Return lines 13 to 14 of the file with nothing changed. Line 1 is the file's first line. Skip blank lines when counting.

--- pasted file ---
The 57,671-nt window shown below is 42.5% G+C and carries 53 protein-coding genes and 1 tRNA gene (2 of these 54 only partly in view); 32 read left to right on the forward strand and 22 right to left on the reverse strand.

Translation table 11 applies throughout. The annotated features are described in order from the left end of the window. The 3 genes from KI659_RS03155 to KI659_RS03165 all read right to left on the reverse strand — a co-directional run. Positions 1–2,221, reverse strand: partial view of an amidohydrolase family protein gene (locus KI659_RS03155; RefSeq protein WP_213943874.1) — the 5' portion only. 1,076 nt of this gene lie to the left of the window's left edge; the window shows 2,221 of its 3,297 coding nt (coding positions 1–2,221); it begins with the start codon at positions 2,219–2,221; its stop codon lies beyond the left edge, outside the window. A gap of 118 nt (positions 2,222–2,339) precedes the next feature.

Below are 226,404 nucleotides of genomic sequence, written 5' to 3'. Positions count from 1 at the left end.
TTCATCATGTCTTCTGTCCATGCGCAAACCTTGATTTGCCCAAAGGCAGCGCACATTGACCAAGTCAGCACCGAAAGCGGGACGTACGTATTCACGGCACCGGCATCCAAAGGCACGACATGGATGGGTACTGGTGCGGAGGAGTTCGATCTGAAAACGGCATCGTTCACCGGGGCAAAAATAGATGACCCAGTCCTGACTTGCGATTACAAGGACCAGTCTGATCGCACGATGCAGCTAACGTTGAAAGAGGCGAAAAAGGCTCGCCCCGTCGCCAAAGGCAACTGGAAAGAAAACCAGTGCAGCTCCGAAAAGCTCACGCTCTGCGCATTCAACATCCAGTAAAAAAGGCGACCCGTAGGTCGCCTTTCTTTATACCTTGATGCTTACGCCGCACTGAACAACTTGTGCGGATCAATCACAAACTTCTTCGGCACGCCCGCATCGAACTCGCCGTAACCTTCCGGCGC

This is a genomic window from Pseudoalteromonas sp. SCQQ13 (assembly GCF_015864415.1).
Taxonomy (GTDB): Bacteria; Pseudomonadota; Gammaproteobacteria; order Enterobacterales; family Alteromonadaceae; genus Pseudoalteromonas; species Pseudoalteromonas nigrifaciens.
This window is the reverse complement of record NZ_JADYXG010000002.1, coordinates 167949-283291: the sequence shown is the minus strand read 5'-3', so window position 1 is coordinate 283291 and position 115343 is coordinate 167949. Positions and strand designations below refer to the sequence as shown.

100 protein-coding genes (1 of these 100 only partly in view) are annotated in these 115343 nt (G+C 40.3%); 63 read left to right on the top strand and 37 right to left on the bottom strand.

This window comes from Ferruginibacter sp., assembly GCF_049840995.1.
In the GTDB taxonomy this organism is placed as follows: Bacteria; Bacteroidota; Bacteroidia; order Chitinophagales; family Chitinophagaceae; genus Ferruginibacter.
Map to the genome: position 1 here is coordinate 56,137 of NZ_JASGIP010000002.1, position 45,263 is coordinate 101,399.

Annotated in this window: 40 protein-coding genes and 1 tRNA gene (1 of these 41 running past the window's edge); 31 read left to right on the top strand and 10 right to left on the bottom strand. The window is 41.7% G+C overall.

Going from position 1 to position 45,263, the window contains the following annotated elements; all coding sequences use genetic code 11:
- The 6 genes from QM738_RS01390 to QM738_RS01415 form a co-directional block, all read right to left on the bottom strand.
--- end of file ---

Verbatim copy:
Going from position 1 to position 45,263, the window contains the following annotated elements; all coding sequences use genetic code 11:
- The 6 genes from QM738_RS01390 to QM738_RS01415 form a co-directional block, all read right to left on the bottom strand.